Your website is a critical part of the way customers experience your brand and your products. A great website experience will lead to customers who are eager to use your brand in the future, turn to you for their needs in your industry, and even become brand ambassadors for your company.
A poor website experience, on the other hand, will lead to customers who will turn to your competitors instead.
Five website elements that create a better customer experience.
1. You need to guide your customers throughout their experience with your website.
If your customers came into your physical business, you would use strategies to help lead them where you want them: carefully placed displays, a store constructed to encourage customers to travel all the way through it instead of getting stuck at the front, and more.
On your website, you need to use similar strategies to help customers find items they didn’t even know that they were looking for. This can include:
- “Additional items” or “Customers who viewed items like this also viewed…” options to help showcase more products customers might like.
- A search option that works intuitively and provides access to information about the keywords your customers choose.
- Buttons that offer information about the benefits to your customer, not just the action you want them to take.
2. SEO starts as you’re building your website.
Before you even start creating your website, you need to do your keyword research and determine which keywords that you want to highlight. Think about both local and global keyword options.
This will allow you to build those keywords into the structure of your website, highlighting important terms to make you highly visible to search engines.
3. Social media integration is an important part of your website strategy.
Social media helps promote your online brand and bring more customers to your website. Share buttons can help users spread content that they consider interesting or useful with a minimal amount of effort on either their part or yours, while linking to your social media pages–ideally the ones you use most often–will offer customers a new way to connect with your business.
Your users are on social media. Make sure that your website integrates with it in order to provide them with better opportunities.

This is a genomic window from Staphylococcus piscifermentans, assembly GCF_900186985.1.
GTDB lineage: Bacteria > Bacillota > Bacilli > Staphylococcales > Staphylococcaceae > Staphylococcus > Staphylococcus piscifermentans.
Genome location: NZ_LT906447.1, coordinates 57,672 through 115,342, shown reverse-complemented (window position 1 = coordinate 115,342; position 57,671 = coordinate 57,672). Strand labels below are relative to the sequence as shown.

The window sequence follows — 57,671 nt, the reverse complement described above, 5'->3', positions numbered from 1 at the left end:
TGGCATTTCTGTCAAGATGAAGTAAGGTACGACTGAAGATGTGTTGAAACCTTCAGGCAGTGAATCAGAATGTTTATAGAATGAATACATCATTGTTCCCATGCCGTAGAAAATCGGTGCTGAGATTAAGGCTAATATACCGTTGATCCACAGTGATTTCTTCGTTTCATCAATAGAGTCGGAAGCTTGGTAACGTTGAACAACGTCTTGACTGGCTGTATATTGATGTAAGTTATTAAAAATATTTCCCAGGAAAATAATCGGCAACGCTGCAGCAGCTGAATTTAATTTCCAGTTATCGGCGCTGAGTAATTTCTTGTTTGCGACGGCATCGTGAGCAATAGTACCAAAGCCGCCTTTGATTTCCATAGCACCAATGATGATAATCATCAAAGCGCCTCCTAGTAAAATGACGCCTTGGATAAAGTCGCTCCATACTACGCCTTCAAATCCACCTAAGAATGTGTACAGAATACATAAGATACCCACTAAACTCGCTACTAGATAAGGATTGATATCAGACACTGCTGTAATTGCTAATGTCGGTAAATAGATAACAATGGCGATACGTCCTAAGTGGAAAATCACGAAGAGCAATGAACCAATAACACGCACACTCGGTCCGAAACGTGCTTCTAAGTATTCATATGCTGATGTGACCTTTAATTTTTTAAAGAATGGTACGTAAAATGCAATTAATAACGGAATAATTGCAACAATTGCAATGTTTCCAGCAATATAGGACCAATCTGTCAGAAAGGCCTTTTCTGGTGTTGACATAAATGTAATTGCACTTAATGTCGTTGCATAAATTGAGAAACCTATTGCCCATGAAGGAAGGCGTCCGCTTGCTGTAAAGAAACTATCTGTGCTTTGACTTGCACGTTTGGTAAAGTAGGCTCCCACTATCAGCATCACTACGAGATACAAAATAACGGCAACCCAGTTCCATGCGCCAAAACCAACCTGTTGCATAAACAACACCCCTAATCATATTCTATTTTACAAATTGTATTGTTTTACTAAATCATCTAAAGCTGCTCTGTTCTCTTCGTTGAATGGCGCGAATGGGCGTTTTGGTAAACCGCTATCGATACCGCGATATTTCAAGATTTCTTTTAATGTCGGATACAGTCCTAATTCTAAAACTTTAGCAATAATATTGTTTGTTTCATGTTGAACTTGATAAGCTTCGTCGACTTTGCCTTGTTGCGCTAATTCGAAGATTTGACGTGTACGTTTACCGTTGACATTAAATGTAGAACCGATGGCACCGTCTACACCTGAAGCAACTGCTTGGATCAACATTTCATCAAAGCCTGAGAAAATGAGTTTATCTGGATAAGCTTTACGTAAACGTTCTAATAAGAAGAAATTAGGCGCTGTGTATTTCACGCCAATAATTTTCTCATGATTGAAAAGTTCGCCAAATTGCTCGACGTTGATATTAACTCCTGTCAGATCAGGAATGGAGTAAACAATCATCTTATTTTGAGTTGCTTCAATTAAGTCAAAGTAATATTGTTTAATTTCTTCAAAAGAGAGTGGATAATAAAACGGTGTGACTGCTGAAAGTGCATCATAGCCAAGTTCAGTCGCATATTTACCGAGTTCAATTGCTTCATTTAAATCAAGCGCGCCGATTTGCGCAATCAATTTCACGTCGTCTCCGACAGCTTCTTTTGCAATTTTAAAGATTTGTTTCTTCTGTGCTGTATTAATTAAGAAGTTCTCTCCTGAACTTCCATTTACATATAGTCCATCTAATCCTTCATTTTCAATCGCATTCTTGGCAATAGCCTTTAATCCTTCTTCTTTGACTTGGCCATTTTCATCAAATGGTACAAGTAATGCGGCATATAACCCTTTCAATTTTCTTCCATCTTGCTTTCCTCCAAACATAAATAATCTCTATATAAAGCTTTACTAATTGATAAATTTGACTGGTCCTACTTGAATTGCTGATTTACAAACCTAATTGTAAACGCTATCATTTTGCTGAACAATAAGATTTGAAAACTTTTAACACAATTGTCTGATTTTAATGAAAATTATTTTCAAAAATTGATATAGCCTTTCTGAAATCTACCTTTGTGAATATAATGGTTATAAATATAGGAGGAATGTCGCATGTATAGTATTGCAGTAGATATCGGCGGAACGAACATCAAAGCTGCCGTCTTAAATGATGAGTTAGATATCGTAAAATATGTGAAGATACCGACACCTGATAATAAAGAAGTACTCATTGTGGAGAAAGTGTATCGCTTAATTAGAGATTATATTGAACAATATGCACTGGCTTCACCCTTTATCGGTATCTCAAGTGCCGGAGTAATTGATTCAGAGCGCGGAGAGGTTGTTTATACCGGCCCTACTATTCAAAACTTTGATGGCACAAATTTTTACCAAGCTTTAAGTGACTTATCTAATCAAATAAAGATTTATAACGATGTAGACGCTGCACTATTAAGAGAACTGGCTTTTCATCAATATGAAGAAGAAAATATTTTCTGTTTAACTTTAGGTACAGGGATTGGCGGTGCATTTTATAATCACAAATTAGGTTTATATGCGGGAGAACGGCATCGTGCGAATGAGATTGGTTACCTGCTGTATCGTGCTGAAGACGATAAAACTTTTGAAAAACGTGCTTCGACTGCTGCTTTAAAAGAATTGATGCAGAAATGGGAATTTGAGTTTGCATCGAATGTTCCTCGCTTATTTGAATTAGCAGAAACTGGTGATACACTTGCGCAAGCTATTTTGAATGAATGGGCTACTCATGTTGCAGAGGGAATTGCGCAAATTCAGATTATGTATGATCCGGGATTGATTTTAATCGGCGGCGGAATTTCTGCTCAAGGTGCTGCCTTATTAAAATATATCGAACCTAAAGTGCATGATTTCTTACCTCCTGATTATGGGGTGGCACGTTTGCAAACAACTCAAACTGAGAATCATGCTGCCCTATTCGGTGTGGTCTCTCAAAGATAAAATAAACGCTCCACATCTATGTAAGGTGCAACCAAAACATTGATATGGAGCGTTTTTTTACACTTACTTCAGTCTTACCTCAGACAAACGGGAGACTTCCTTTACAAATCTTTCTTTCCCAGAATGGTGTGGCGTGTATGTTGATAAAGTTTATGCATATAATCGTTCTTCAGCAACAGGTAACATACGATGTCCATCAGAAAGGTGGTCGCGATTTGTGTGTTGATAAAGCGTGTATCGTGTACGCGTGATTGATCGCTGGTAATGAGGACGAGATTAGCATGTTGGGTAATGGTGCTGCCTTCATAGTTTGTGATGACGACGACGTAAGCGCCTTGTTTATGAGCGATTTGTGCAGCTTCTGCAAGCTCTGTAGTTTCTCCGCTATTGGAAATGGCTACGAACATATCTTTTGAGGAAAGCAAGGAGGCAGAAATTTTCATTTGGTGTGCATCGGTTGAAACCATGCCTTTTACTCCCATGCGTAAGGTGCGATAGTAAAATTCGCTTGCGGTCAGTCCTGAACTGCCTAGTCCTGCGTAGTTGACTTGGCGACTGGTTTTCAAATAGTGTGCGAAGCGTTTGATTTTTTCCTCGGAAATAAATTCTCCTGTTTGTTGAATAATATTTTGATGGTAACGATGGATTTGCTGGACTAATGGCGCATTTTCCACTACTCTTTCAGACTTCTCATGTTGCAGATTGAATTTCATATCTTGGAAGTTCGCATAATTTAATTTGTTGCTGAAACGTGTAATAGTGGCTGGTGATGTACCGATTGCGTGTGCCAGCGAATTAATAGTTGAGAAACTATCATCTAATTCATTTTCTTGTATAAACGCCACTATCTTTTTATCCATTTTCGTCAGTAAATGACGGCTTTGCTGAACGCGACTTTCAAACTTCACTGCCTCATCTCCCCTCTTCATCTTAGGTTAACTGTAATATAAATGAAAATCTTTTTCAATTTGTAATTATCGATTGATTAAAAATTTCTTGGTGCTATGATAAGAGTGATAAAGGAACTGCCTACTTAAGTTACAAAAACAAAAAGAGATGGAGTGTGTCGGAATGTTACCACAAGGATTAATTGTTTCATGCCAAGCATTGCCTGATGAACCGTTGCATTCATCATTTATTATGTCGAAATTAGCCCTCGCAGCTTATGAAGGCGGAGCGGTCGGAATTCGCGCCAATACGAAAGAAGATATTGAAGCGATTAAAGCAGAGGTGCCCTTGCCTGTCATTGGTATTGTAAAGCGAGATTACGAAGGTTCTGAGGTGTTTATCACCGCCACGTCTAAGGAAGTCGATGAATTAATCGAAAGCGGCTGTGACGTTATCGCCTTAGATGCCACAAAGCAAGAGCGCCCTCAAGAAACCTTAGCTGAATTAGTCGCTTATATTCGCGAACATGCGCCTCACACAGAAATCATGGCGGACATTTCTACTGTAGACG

4. Your contact information isn’t just an afterthought.
Some people come to your website just to make a purchase. Others, however, are more interested in locating physical information about your store or business.
Make sure that they can find all of the relevant contact information for your business, from important phone numbers to your physical address. This will help prevent you from missing out on potential customers!
5. Age matters.
You’ve taken all those vital steps to move yourself up on Google’s search engine rankings, but your website doesn’t seem to be rising any higher. While this is incredibly frustrating, it’s also for a reason: part of Google’s algorithm includes how long your page has existed and how regularly you publish new, up-to-date content.
Sometimes, appearing in that critical first page of rankings is a waiting game as you let Google and other search engines know that your business really is here to stay.
This is also a great reason to avoid changing domains or moving to a new website during redesign: if you do that, you don’t get to carry the benefits of your old website’s age with you.
Building a great website takes time and effort. Your goal is to create an effective connection with your customers, offering them everything they need in order to have a great experience with your website, while simultaneously meeting the qualifications necessary to advance your search engine ranking.
If you haven’t been considering these five critical website elements in your design, make sure you integrate them into your website plan today.
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Founder & CEO of ThinkFlame, Shelly Patrick, trains individuals and companies to understand how their marketing affects their sales conversation and how to integrate marketing into their yearly plans for consistent growth.